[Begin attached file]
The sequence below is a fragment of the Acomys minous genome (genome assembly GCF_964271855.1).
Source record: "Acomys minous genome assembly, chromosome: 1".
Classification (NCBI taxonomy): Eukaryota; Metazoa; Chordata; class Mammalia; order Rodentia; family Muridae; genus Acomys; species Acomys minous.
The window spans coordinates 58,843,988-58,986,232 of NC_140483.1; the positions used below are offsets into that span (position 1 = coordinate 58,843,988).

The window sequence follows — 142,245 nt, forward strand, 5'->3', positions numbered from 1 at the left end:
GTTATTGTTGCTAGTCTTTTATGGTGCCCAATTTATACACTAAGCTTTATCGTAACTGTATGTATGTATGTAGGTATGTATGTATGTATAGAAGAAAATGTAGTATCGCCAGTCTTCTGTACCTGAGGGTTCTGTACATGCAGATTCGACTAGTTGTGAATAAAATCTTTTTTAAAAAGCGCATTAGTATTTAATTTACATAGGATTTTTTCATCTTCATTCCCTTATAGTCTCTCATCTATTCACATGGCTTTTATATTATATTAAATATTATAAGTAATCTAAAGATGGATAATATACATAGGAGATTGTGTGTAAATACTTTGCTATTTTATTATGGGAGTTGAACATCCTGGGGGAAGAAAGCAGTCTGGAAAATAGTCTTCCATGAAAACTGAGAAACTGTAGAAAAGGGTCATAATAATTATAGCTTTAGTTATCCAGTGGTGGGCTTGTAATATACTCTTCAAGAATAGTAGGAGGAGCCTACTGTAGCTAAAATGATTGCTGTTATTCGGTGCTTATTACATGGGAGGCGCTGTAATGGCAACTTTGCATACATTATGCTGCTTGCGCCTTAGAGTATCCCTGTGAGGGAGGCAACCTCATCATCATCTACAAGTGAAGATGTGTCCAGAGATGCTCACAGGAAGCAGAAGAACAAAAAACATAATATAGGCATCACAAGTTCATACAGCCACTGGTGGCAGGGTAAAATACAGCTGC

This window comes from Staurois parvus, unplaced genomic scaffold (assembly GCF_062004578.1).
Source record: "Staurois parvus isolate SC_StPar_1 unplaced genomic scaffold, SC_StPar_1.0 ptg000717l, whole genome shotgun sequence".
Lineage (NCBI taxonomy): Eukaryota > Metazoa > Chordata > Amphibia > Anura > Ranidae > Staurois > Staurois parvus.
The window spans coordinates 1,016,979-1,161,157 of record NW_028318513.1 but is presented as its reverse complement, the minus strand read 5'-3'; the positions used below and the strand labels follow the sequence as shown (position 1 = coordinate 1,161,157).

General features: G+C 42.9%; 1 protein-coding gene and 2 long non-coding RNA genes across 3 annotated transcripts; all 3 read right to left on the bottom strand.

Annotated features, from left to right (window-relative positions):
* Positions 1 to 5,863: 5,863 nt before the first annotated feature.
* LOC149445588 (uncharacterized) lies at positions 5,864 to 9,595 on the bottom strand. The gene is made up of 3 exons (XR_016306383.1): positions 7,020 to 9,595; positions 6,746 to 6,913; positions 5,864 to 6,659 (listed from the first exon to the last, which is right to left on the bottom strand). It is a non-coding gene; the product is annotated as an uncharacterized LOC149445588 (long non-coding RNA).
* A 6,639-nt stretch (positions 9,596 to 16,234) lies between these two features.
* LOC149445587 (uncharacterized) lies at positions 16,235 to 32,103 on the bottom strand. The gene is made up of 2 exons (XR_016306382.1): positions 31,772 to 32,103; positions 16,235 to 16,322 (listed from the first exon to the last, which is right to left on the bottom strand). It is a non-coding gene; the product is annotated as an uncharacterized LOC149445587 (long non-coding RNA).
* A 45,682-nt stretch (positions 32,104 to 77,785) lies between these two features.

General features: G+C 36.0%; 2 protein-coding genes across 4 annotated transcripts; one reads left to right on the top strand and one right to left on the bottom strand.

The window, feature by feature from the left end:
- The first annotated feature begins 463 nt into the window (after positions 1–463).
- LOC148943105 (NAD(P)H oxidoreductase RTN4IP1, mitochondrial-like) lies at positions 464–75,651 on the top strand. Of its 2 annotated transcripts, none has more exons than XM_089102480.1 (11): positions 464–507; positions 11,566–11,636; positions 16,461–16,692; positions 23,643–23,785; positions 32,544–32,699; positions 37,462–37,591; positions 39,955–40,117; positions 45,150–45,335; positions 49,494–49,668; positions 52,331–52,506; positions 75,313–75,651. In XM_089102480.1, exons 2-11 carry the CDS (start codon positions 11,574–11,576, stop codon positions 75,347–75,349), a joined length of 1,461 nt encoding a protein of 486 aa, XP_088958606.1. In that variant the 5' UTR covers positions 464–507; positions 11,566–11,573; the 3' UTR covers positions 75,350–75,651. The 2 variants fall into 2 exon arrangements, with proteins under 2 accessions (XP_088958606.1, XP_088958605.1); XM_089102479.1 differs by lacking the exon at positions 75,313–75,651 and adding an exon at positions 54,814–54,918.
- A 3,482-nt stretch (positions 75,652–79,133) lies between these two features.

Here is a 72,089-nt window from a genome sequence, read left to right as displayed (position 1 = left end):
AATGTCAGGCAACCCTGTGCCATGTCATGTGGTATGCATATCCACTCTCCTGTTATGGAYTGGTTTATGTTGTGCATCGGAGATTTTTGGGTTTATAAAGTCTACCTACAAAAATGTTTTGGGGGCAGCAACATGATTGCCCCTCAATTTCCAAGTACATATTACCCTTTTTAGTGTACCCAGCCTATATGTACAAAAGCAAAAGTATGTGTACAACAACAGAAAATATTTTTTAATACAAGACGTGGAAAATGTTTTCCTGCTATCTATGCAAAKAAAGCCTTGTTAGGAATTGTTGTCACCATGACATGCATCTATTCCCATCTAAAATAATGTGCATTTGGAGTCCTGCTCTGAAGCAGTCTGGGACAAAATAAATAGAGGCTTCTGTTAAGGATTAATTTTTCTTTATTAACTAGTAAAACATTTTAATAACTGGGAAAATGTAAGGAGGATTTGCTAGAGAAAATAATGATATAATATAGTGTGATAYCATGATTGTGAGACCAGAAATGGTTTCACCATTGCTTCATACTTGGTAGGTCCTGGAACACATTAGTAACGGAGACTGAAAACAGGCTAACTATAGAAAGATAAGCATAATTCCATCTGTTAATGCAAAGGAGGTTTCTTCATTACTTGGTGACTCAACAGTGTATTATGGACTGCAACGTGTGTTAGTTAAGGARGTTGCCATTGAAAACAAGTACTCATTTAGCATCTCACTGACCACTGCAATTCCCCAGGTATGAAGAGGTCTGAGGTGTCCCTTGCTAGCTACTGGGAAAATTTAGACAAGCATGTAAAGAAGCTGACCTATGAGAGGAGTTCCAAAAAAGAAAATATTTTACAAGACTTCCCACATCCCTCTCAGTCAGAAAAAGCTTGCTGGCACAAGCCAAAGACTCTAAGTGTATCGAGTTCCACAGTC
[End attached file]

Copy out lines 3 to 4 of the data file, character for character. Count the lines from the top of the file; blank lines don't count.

Classification (NCBI taxonomy): Eukaryota; Metazoa; Chordata; class Mammalia; order Rodentia; family Muridae; genus Acomys; species Acomys minous.
The window spans coordinates 58,843,988-58,986,232 of NC_140483.1; the positions used below are offsets into that span (position 1 = coordinate 58,843,988).